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Are diabetics at risk for for heat-related illness? They could be, according to Dr. Adrienne Nassar of the Mayo Clinic. She says, "People with diabetes have an impaired ability to sweat, which predisposes them to heat-related illness, as do uncontrolled, high blood sugars." Dr. Nassar is the lead author of a study done at the Phoenix Diabetes Clinic, where 152 patients were surveyed to determine their awareness of how weather could affect their diabetes. (1)
Heat cramps, heat rashes, and heat strokes are a real danger, so a combination of diabetes and heat stress could exacerbate both the risks and the resulting symptoms for certain individuals. Diabetics may also have a diminished thirst reflex, and may not stay adequately hydrated, thus further increasing risks factors for heat-induced illness.
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What are the Symptoms of Heat Stress?
What should diabetics do to protect themselves? Let’s talk about how being cautious about heat exposure and exercise, consuming enough liquids, and increasing blood sugar level monitoring can help diabetics live safely in any high-temperature environment.
First, let’s take a look at the signs of heat stress. Individuals may experience excessive sweating, or stop sweating entirely. They may become confused or disoriented, and be unable to concentrate. If the symptoms are not treated promptly, they may become dizzy, faint, or collapse. If a diabetic experiences any of these symptoms, he should check his blood sugar levels immediately, and then start drinking fluids. Next, let’s see how to take appropriate precautions about heat exposure.
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Tips for Avoiding Heat Stress
By following some common sense guidelines about heat, diabetics can reduce their risks of heat-related illnesses. Here are some tips about keeping cool:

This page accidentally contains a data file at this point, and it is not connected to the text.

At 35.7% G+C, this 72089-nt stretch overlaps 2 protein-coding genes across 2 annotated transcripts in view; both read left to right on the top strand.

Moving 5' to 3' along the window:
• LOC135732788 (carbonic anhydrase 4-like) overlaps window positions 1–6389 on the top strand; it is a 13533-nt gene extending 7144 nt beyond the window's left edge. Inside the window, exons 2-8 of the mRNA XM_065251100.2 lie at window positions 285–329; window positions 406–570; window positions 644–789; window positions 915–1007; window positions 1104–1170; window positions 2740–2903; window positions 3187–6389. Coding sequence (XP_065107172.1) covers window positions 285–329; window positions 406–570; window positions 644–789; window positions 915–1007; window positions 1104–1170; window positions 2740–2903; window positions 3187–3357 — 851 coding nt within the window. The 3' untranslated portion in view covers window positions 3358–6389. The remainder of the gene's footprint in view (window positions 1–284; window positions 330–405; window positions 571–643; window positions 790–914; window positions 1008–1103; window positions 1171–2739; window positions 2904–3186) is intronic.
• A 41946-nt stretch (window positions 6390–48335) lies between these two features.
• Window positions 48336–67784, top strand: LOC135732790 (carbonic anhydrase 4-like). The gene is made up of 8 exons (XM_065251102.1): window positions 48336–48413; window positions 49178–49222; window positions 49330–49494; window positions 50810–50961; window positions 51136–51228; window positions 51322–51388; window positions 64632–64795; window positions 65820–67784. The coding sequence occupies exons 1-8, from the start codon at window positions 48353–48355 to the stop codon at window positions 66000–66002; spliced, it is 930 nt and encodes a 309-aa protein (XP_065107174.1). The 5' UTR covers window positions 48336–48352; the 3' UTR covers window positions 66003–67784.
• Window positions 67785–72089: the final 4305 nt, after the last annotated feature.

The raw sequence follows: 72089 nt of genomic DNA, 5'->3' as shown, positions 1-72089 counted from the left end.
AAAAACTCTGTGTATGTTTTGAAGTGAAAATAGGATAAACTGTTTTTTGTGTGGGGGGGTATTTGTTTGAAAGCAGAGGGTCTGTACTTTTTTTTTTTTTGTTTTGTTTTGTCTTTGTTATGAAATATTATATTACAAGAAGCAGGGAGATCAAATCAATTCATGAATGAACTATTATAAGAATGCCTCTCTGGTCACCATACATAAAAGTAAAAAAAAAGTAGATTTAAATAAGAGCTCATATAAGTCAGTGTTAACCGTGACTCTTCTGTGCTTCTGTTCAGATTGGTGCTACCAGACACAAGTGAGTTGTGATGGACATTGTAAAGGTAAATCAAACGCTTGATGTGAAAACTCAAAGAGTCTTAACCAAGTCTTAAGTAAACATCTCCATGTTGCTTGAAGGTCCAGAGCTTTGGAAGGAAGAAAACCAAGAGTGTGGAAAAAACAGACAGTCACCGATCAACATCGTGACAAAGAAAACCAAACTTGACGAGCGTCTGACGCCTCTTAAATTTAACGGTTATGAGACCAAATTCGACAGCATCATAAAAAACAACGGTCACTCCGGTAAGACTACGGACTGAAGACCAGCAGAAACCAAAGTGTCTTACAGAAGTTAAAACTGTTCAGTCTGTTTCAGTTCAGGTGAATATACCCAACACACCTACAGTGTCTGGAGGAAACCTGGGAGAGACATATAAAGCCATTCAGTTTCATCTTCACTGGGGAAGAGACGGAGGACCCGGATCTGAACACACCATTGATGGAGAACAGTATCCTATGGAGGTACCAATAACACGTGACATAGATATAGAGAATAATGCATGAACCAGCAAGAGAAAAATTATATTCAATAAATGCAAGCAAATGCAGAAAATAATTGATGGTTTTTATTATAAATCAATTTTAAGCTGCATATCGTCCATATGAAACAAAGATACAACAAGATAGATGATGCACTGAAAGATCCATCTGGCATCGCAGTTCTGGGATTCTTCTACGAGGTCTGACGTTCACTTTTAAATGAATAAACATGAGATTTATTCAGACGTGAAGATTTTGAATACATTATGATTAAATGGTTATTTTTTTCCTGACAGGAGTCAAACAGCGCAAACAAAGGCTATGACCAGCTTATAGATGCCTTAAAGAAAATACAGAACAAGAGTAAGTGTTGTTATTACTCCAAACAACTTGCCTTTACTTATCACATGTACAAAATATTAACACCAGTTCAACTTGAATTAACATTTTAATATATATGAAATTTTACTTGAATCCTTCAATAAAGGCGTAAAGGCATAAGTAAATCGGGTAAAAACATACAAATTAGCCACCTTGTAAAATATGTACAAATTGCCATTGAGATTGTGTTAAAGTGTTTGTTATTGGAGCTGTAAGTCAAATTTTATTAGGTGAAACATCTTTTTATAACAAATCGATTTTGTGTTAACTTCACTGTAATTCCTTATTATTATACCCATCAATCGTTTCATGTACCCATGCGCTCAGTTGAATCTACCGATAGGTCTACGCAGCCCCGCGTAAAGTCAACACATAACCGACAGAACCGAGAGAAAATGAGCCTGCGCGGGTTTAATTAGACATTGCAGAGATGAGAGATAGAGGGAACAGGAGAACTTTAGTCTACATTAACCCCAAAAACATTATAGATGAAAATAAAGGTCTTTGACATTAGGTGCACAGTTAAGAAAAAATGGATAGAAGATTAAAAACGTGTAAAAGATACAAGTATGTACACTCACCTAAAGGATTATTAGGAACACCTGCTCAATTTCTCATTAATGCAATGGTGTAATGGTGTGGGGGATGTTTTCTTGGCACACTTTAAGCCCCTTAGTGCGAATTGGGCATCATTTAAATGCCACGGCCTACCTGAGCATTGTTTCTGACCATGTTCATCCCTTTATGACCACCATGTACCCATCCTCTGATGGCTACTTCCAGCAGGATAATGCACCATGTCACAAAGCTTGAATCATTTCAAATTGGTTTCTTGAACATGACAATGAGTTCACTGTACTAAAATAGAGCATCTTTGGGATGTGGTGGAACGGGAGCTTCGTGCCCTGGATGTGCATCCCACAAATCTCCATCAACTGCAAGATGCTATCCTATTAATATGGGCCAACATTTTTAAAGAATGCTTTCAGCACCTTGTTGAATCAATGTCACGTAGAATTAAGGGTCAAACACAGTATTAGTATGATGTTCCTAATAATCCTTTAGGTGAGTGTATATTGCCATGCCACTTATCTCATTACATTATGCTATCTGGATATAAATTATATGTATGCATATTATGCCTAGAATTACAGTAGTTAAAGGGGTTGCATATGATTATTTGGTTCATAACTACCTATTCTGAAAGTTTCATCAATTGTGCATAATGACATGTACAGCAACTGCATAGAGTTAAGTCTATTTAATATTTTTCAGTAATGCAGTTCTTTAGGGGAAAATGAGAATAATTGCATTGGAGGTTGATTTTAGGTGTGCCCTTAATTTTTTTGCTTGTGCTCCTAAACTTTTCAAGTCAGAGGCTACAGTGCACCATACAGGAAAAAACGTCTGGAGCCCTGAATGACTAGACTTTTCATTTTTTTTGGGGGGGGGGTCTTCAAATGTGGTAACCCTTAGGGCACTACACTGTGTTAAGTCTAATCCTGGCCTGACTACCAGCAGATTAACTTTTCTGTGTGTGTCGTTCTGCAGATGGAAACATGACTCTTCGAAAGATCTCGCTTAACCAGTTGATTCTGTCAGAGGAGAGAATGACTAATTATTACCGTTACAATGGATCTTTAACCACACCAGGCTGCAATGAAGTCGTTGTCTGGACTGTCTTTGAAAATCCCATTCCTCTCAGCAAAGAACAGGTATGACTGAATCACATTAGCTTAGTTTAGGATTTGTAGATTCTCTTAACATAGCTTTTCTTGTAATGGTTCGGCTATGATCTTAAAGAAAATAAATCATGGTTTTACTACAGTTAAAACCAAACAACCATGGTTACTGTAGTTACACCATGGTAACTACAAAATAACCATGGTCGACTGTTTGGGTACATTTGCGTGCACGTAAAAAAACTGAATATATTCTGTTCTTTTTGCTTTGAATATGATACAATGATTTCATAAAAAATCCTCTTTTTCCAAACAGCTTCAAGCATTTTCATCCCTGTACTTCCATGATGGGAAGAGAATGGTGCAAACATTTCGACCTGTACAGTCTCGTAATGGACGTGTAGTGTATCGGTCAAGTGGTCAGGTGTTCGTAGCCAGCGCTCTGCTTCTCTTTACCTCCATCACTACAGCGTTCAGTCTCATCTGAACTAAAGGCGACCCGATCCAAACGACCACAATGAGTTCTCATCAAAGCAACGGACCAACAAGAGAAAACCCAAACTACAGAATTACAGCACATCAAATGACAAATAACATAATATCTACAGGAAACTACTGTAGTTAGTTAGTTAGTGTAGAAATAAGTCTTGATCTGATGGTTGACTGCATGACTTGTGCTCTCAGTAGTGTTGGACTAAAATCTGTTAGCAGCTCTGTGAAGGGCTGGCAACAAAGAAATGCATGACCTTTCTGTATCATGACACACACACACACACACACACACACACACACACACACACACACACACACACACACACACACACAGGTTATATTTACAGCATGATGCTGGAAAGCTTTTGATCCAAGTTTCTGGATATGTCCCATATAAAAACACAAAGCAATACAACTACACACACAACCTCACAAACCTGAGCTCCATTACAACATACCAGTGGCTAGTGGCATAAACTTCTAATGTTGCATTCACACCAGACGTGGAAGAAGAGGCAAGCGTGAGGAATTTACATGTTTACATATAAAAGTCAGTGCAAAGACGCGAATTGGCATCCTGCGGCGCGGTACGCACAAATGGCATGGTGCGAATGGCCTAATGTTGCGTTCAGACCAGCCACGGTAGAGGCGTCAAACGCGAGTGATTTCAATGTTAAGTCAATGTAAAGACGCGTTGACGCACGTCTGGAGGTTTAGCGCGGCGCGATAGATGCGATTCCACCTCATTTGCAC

- Drink lots of water throughout the day. If you feel thirsty, you may already be dehydrated. Avoid drinks containing caffeine, alcohol, or excessive sugar. Sports drinks and caffeine may spike blood glucose levels to a dangerous level in some diabetics.
- Dress appropriately for the outdoors. Choose light-colored cool clothing, in natural fabrics like cotton or linen. Wear a hat.
- Avoid the sun between the hours of 10-2 daily. If that isn’t possible, drink extra liquids, and take some shade breaks or go inside briefly. If you must be outside, try to schedule activities, like exercise, in the morning, as early as possible, or later in the evening when temperatures are cooler.
- Use air-conditioning whenever possible, or fans to create a cool breeze, or stay by open windows. If you don’t have air conditioning, head for the local library or other public places. The key is to reduce your exposure to heat, and one of the best ways to do that is by staying in air-conditioned places.
- Take cool showers or baths, or use cold compresses on face, wrists, and feet.
- Eat cold meals to avoid cooking and heating up the kitchen. Cold foods do not raise the body temperature as much as hot foods will. For some tips on the best foods for diabetics to eat, read "Meal Plans: Low Carb, Low Sugar."
While your primary care physician is your best source of information about how frequently to check blood sugar levels after being in the heat, a good rule of thumb is to check blood sugar levels before outdoor exposure and when you come back inside. Compare the readings, and make any necessary adjustments with food or insulin.
Diabetes and heat stress does not have to be a deadly combination. While diabetes may predispose one to a risk for heat-related illness, following some or all of these tips gives you extra insurance against these risks.
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1 - Los Angeles Times, "Summer Heat May Mean Trouble for Diabetics," June 21, 2010, Jeannine Stein, accessed 08/16/2010
Medicine Net, “Heat Exhaustion: Symptoms, Warning Signs, and Treatment Information,"
Keyvive, “How Does Summer Affect Your Diabetes? Exploring the Relationship Between Heat & Diabetes," Daniel Threlfall, accessed 08/16/2010